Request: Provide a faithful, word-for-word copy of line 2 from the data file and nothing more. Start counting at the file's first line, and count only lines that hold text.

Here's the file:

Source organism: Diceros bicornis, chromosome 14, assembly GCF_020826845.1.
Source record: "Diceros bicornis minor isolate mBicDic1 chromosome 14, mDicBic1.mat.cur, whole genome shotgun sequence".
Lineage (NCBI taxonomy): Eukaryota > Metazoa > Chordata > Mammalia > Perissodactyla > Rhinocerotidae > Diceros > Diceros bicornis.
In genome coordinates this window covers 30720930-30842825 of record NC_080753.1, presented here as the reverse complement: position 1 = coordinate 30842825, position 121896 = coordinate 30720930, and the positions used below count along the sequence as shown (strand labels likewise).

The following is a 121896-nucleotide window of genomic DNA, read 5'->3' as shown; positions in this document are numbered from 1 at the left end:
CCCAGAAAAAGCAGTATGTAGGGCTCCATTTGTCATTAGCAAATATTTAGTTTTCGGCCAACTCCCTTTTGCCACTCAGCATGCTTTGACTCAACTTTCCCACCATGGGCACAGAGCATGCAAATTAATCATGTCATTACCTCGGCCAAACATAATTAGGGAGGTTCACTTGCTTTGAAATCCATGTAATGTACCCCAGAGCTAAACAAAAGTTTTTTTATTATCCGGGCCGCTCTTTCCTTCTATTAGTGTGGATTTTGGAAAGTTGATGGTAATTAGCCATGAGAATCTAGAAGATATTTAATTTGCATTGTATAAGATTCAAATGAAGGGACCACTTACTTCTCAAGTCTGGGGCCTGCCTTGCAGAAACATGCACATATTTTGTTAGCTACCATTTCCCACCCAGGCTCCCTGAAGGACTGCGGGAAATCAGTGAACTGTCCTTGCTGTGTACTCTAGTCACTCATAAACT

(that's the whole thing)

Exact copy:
Source record: "Diceros bicornis minor isolate mBicDic1 chromosome 14, mDicBic1.mat.cur, whole genome shotgun sequence".